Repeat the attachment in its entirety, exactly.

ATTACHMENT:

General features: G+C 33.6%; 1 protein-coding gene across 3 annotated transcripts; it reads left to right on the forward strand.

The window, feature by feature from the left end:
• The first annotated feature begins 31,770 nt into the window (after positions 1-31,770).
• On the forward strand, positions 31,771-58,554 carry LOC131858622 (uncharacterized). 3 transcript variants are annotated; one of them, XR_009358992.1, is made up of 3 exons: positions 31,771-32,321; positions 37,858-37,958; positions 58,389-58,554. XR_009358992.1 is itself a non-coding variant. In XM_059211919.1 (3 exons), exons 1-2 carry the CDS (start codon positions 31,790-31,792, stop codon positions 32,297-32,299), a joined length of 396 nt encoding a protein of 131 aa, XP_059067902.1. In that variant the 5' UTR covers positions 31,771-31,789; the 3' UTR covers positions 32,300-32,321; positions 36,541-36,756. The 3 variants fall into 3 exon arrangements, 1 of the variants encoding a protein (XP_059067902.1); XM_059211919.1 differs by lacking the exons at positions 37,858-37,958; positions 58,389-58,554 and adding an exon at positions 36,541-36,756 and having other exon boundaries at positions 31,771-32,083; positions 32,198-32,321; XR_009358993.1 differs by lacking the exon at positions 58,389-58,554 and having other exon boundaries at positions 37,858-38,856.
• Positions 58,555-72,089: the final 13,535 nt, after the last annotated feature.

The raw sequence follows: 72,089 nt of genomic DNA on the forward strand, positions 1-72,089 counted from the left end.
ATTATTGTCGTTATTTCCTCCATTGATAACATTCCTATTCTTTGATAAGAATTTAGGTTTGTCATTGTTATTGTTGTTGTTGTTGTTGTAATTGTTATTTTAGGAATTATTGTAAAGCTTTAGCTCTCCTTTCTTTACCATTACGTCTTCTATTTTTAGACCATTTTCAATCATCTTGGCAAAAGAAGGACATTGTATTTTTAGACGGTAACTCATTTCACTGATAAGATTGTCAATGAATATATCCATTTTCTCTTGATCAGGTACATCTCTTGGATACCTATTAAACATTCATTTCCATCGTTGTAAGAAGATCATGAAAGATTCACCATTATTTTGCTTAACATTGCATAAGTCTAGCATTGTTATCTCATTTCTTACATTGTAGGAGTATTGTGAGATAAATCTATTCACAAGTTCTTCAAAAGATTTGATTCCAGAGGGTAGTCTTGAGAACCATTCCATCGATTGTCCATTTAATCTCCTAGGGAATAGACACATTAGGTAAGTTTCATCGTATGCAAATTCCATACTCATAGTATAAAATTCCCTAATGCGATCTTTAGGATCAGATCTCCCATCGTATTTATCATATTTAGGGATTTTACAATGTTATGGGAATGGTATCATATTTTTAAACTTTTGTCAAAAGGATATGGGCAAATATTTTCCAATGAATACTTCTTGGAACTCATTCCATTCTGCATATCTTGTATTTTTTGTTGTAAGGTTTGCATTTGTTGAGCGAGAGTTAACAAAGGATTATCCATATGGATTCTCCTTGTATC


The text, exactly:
General features: G+C 33.6%; 1 protein-coding gene across 3 annotated transcripts; it reads left to right on the forward strand.

The window, feature by feature from the left end:
• The first annotated feature begins 31,770 nt into the window (after positions 1-31,770).
• On the forward strand, positions 31,771-58,554 carry LOC131858622 (uncharacterized). 3 transcript variants are annotated; one of them, XR_009358992.1, is made up of 3 exons: positions 31,771-32,321; positions 37,858-37,958; positions 58,389-58,554. XR_009358992.1 is itself a non-coding variant. In XM_059211919.1 (3 exons), exons 1-2 carry the CDS (start codon positions 31,790-31,792, stop codon positions 32,297-32,299), a joined length of 396 nt encoding a protein of 131 aa, XP_059067902.1. In that variant the 5' UTR covers positions 31,771-31,789; the 3' UTR covers positions 32,300-32,321; positions 36,541-36,756. The 3 variants fall into 3 exon arrangements, 1 of the variants encoding a protein (XP_059067902.1); XM_059211919.1 differs by lacking the exons at positions 37,858-37,958; positions 58,389-58,554 and adding an exon at positions 36,541-36,756 and having other exon boundaries at positions 31,771-32,083; positions 32,198-32,321; XR_009358993.1 differs by lacking the exon at positions 58,389-58,554 and having other exon boundaries at positions 37,858-38,856.
• Positions 58,555-72,089: the final 13,535 nt, after the last annotated feature.

The raw sequence follows: 72,089 nt of genomic DNA on the forward strand, positions 1-72,089 counted from the left end.
ATTATTGTCGTTATTTCCTCCATTGATAACATTCCTATTCTTTGATAAGAATTTAGGTTTGTCATTGTTATTGTTGTTGTTGTTGTTGTAATTGTTATTTTAGGAATTATTGTAAAGCTTTAGCTCTCCTTTCTTTACCATTACGTCTTCTATTTTTAGACCATTTTCAATCATCTTGGCAAAAGAAGGACATTGTATTTTTAGACGGTAACTCATTTCACTGATAAGATTGTCAATGAATATATCCATTTTCTCTTGATCAGGTACATCTCTTGGATACCTATTAAACATTCATTTCCATCGTTGTAAGAAGATCATGAAAGATTCACCATTATTTTGCTTAACATTGCATAAGTCTAGCATTGTTATCTCATTTCTTACATTGTAGGAGTATTGTGAGATAAATCTATTCACAAGTTCTTCAAAAGATTTGATTCCAGAGGGTAGTCTTGAGAACCATTCCATCGATTGTCCATTTAATCTCCTAGGGAATAGACACATTAGGTAAGTTTCATCGTATGCAAATTCCATACTCATAGTATAAAATTCCCTAATGCGATCTTTAGGATCAGATCTCCCATCGTATTTATCATATTTAGGGATTTTACAATGTTATGGGAATGGTATCATATTTTTAAACTTTTGTCAAAAGGATATGGGCAAATATTTTCCAATGAATACTTCTTGGAACTCATTCCATTCTGCATATCTTGTATTTTTTGTTGTAAGGTTTGCATTTGTTGAGCGAGAGTTAACAAAGGATTATCCATATGGATTCTCCTTGTATC